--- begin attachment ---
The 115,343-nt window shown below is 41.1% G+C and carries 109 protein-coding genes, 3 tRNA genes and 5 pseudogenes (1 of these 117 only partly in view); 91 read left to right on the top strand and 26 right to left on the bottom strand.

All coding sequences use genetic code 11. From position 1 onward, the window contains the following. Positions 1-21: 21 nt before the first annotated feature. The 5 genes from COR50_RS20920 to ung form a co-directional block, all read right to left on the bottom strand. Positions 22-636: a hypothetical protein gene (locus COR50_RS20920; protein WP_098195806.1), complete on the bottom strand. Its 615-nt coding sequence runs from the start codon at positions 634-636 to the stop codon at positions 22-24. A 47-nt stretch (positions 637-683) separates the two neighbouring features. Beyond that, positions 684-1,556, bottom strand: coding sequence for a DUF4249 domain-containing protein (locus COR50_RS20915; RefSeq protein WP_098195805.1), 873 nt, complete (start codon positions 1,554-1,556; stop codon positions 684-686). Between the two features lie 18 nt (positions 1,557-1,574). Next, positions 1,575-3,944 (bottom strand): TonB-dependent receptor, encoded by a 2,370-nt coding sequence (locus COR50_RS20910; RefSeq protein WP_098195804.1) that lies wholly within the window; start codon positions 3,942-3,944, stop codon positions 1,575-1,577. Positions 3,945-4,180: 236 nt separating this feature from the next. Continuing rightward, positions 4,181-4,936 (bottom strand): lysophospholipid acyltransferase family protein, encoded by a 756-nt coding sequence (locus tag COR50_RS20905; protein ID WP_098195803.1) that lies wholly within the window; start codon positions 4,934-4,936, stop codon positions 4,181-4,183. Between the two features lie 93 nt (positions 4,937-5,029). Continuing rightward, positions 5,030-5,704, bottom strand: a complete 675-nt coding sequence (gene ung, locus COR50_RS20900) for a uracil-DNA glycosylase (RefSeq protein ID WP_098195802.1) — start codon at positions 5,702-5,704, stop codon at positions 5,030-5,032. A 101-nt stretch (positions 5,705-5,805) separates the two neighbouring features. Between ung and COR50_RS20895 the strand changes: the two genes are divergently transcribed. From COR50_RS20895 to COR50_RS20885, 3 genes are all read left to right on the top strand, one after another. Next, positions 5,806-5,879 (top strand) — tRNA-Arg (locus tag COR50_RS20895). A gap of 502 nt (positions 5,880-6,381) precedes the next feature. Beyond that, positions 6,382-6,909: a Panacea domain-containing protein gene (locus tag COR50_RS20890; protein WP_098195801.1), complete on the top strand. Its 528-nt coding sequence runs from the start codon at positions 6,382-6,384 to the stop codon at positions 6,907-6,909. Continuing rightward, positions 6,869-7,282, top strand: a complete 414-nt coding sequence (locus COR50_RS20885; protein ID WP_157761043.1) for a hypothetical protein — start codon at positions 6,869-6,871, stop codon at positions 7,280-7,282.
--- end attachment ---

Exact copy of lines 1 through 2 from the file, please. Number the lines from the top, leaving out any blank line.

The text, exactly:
The 115,343-nt window shown below is 41.1% G+C and carries 109 protein-coding genes, 3 tRNA genes and 5 pseudogenes (1 of these 117 only partly in view); 91 read left to right on the top strand and 26 right to left on the bottom strand.

All coding sequences use genetic code 11. From position 1 onward, the window contains the following. Positions 1-21: 21 nt before the first annotated feature. The 5 genes from COR50_RS20920 to ung form a co-directional block, all read right to left on the bottom strand. Positions 22-636: a hypothetical protein gene (locus COR50_RS20920; protein WP_098195806.1), complete on the bottom strand. Its 615-nt coding sequence runs from the start codon at positions 634-636 to the stop codon at positions 22-24. A 47-nt stretch (positions 637-683) separates the two neighbouring features. Beyond that, positions 684-1,556, bottom strand: coding sequence for a DUF4249 domain-containing protein (locus COR50_RS20915; RefSeq protein WP_098195805.1), 873 nt, complete (start codon positions 1,554-1,556; stop codon positions 684-686). Between the two features lie 18 nt (positions 1,557-1,574). Next, positions 1,575-3,944 (bottom strand): TonB-dependent receptor, encoded by a 2,370-nt coding sequence (locus COR50_RS20910; RefSeq protein WP_098195804.1) that lies wholly within the window; start codon positions 3,942-3,944, stop codon positions 1,575-1,577. Positions 3,945-4,180: 236 nt separating this feature from the next. Continuing rightward, positions 4,181-4,936 (bottom strand): lysophospholipid acyltransferase family protein, encoded by a 756-nt coding sequence (locus tag COR50_RS20905; protein ID WP_098195803.1) that lies wholly within the window; start codon positions 4,934-4,936, stop codon positions 4,181-4,183. Between the two features lie 93 nt (positions 4,937-5,029). Continuing rightward, positions 5,030-5,704, bottom strand: a complete 675-nt coding sequence (gene ung, locus COR50_RS20900) for a uracil-DNA glycosylase (RefSeq protein ID WP_098195802.1) — start codon at positions 5,702-5,704, stop codon at positions 5,030-5,032. A 101-nt stretch (positions 5,705-5,805) separates the two neighbouring features. Between ung and COR50_RS20895 the strand changes: the two genes are divergently transcribed. From COR50_RS20895 to COR50_RS20885, 3 genes are all read left to right on the top strand, one after another. Next, positions 5,806-5,879 (top strand) — tRNA-Arg (locus tag COR50_RS20895). A gap of 502 nt (positions 5,880-6,381) precedes the next feature. Beyond that, positions 6,382-6,909: a Panacea domain-containing protein gene (locus tag COR50_RS20890; protein WP_098195801.1), complete on the top strand. Its 528-nt coding sequence runs from the start codon at positions 6,382-6,384 to the stop codon at positions 6,907-6,909. Continuing rightward, positions 6,869-7,282, top strand: a complete 414-nt coding sequence (locus COR50_RS20885; protein ID WP_157761043.1) for a hypothetical protein — start codon at positions 6,869-6,871, stop codon at positions 7,280-7,282.